Firewall: ICMP Filter
Desktop Training - Fedora

ICMP or Internet Control Message Protocol is used to provide information about network connections.  If you are on a local network that is secure you can leave these connections active to provide connection testing and information.  This will assume that your external firewall guarding your network from the Internet does not allow these type of messages.  The reason you do not want ICMP message from the Internet is that these message can provide an attacker with a lot of information.

Lesson 9 / Lesson 11


Here is an example of the most common ICMP message use.

Ping stands for Packet Internet Groper.
It is usually the first port of call when troubleshooting network issues. Think of it as a virtual wave to the device you are trying to connect to. All it does is send a short ‘hello’ message to the destination asking if it exists or is alive. Then it feeds back the results to you. If it receives a reply then it will tell you how long it took. If it doesn’t receive as reply then you know there is something wrong with the connection.  This is using ICMP.

The command is: ping –c 5
Ping is the command. –c 5 is to ping the destination 5 times. If you don’t add this then the ping will be continuous until you press Ctrl C. is the destination address you want to reach.

You can ping to a destination hostname if you like, but it then brings DNS into the mix and that’s a whole other post!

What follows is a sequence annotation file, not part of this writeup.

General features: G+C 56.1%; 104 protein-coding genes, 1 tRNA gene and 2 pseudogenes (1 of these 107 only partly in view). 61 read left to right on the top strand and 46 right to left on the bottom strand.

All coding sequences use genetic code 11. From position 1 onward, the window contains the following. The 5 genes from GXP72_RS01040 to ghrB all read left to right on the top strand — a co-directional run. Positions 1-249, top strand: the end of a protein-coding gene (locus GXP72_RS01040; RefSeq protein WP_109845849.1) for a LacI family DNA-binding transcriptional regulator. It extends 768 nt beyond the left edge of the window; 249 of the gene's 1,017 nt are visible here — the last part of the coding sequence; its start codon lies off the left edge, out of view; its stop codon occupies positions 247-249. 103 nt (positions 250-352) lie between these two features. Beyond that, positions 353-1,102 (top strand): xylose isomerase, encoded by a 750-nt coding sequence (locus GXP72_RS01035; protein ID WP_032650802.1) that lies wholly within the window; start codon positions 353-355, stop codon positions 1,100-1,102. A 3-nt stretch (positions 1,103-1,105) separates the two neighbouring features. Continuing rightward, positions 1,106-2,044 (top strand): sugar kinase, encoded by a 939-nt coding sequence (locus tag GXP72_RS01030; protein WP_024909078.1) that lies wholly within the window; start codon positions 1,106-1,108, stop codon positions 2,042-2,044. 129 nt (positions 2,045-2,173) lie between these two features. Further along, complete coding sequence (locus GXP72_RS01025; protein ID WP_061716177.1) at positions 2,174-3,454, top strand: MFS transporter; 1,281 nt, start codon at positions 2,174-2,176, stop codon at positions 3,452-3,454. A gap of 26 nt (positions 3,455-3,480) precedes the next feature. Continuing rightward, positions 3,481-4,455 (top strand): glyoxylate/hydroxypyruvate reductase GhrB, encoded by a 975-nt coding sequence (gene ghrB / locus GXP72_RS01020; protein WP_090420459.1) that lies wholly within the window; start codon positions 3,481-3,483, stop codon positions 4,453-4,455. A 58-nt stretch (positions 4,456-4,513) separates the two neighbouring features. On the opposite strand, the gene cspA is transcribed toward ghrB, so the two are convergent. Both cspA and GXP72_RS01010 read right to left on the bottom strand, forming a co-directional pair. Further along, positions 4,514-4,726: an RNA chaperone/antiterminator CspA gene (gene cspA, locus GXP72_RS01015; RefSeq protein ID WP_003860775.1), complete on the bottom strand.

That command would be: ping –c 5
In this example the ping succeeds and even tells you how long it took to get a response. The lower the number, the better the network.


Pinging [] with 32 bytes of data:

Reply from bytes=32 time=29ms TTL=242
Reply from bytes=32 time=26ms TTL=242
Reply from bytes=32 time=26ms TTL=242
Reply from bytes=32 time=25ms TTL=242

Ping statistics for
Packets: Sent = 4, Received = 4, Lost = 0 (0% loss),
Approximate round trip times in milli-seconds:
Minimum = 25ms, Maximum = 29ms, Average = 26ms

You can see that the system queries the DNS server and gets the IP address of []. Then it sends a ping request and gets a reply.

Pinging a known working device will then tell you whether the problem is at the local end, i.e. the machine you are using or the destination or far end. If your ping returns from the known working machine then you know the problem is likely at the far end or somewhere in between depending on your network routing. If the ping doesn’t return then you should look a little closer to home!